Board of Supervisors ratifies state of emergency at Creekside Cabins
The Board of Supervisors ratified a state of emergency and order to close Creekside Cabins just north of Willits yesterday, amid conflicting claims about the safety of the water.
On December 30, a sinkhole opened up outside the property, stranding about fifty residents and making vehicular access to their homes impossible. Today, the county is installing a temporary bridge to the property that will be in place for two days only, so residents can move out. After 5:00 tomorrow afternoon, the area will be closed to everyone, residents included, and staying onsite will be considered a misdemeanor.
CEO Darcie Antle reported that county Code Enforcement, Public Health, and Environmental Health had toured Creekside Cabins on Friday, January 20. “At that time, there was a number of health concerns due to sewage on the ground and running into the creeks,” she said. They submitted their findings to Public Health Officer Dr. Andy Coren, who declared a public health emergency.
The closure order specifies that the area is inaccessible for septic processing, garbage collection, and deliveries. Supervisor John Haschak described the situation as “tragic,” saying, “Unfortunately, it hasn’t been fixed by the private property owner…but I think everyone who has been involved has been working diligently and cooperatively to try to resolve the problem. There have been endless hours that the County and the State have put in to trying to resolve this issue. So I totally support the resolution, even though it’s very unfortunate, the situation that we’re in.”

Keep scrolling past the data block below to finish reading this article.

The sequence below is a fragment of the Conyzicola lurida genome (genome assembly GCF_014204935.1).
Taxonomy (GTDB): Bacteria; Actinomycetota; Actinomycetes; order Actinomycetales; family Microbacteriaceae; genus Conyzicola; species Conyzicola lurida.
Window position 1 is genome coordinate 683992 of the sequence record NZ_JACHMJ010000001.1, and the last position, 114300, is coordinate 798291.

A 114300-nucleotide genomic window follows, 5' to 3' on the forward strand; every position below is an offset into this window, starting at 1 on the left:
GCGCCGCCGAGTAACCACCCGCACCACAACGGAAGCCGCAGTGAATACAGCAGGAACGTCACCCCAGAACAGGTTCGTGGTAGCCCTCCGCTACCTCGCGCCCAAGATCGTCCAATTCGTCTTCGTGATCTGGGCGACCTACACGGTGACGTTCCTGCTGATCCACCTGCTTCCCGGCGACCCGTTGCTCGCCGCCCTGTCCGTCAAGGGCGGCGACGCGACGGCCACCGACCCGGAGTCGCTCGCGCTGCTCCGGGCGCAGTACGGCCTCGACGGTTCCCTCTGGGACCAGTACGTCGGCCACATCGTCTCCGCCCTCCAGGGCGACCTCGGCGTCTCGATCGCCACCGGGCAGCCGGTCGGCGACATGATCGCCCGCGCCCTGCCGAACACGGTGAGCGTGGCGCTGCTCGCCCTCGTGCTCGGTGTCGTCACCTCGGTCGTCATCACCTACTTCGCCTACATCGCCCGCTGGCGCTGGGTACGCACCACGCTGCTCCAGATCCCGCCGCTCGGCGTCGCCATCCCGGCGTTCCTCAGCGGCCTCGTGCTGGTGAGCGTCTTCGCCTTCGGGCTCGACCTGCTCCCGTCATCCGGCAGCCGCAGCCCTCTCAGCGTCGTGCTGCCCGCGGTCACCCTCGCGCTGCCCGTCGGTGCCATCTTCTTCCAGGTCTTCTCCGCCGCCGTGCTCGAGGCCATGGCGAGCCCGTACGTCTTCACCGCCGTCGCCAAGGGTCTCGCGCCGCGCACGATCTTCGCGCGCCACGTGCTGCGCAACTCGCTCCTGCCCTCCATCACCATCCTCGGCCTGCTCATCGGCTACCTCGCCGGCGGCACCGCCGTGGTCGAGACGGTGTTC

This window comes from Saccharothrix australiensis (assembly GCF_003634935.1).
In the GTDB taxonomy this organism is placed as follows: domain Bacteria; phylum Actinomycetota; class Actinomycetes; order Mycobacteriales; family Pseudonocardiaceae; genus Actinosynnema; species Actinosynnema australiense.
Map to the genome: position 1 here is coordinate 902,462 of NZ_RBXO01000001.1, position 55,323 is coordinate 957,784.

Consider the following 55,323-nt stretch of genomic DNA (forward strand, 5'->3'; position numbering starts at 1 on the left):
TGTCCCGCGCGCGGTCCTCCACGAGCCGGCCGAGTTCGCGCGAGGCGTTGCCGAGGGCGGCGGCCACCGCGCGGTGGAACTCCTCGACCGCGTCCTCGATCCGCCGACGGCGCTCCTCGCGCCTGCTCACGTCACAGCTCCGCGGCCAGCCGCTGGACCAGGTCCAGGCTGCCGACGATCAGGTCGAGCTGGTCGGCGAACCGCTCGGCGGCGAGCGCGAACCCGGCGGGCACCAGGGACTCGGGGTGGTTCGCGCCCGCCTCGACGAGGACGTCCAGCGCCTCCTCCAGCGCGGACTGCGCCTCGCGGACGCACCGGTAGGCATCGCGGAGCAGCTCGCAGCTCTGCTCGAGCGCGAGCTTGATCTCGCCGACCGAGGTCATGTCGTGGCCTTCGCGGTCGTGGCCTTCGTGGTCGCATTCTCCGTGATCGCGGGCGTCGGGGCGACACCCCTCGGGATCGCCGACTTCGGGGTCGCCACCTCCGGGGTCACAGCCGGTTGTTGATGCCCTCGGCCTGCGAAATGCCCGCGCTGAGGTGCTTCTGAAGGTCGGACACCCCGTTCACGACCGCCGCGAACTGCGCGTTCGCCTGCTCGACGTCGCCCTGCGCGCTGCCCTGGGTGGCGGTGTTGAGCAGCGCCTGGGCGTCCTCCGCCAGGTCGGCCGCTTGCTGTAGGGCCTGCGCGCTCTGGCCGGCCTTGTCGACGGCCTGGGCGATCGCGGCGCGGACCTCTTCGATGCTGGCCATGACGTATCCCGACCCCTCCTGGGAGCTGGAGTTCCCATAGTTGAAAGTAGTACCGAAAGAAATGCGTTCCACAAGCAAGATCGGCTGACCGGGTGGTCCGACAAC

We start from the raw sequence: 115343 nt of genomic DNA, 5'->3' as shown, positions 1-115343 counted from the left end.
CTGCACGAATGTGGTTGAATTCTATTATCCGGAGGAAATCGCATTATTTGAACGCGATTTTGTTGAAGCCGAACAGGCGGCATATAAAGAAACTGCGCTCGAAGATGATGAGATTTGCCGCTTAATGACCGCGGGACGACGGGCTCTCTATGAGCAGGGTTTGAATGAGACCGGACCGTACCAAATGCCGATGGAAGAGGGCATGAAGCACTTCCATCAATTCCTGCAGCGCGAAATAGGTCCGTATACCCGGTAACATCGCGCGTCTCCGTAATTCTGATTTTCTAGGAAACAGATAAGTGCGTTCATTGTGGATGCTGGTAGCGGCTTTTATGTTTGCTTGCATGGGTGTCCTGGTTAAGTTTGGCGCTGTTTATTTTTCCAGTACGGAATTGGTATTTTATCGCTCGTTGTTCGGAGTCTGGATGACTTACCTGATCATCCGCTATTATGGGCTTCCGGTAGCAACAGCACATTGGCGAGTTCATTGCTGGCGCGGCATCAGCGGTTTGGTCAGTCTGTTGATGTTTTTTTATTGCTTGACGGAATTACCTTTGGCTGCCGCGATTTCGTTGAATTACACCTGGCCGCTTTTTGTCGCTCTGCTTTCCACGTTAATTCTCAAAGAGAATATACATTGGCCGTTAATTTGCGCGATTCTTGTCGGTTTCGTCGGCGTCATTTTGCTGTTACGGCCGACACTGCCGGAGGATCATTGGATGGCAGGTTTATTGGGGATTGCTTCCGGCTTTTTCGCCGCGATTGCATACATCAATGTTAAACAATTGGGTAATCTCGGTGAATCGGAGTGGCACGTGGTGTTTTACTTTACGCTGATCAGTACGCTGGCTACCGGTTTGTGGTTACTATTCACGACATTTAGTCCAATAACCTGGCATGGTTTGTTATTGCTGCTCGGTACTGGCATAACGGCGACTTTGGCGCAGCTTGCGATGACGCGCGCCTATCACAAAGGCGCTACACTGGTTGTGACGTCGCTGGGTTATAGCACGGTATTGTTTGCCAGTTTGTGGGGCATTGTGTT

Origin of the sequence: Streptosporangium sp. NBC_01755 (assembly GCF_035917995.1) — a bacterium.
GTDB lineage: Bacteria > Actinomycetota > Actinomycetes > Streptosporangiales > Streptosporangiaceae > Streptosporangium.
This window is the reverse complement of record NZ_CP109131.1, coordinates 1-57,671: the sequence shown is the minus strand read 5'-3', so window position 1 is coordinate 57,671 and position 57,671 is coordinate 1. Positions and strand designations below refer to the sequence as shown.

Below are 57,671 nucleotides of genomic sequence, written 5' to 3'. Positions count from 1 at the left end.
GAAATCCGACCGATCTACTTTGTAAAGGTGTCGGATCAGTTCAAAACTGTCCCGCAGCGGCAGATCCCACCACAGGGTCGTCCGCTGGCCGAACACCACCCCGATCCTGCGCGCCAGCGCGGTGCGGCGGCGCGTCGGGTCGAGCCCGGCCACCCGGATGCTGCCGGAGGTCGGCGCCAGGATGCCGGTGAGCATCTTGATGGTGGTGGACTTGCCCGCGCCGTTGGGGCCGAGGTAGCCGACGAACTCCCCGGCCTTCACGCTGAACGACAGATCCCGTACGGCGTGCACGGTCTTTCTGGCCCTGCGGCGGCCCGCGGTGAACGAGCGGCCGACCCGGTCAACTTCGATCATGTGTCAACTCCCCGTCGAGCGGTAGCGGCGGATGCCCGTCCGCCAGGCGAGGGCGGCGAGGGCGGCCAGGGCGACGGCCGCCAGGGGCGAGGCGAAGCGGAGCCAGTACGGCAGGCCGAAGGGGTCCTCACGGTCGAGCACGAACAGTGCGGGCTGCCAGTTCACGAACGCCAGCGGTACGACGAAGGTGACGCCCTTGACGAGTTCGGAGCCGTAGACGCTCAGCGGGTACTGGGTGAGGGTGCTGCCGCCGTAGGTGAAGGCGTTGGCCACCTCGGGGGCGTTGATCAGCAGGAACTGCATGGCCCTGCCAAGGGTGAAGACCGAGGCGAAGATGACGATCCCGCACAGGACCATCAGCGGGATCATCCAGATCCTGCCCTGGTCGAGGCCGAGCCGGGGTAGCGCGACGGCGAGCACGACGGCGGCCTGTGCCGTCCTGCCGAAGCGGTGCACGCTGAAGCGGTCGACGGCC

Theresa Thurman, the property owner, told the Board she used a “honey pot” to pump the RVs, and that the leakage was treated properly, according to rules set by Housing and Community Development, the state agency that is in charge of mobile home parks. “Because I have to do what HCD tells me,” she told the Board. “I’m not governed by the County. And so I’ve never said I wouldn’t work with you, ever. I don’t appreciate that going out into the public. I don’t appreciate the fact that my water’s been treated as if it’s not okay and it’s not good, when in fact it is okay and good.”
Zachary Rounds of the State Water Resource Control Board’s Division of Drinking Water told us in an interview yesterday that there were high levels of E.coli in the raw well water on Thursday, January 19, though the treated water for drinking showed undetectable levels of coliform bacteria. Still, the Water Board issued a boil water notice, because the treatment is not adequate to assure that the water is free of E. coli.
Thurman asked Public Health Officer Dr. Andy Coren about the tests. “Are you all aware that it tested negative for the treated water?” she asked. “Are you aware of that? I need to understand. Dr. Coren, are you aware of that?”
Coren told her that, “That is not my understanding.”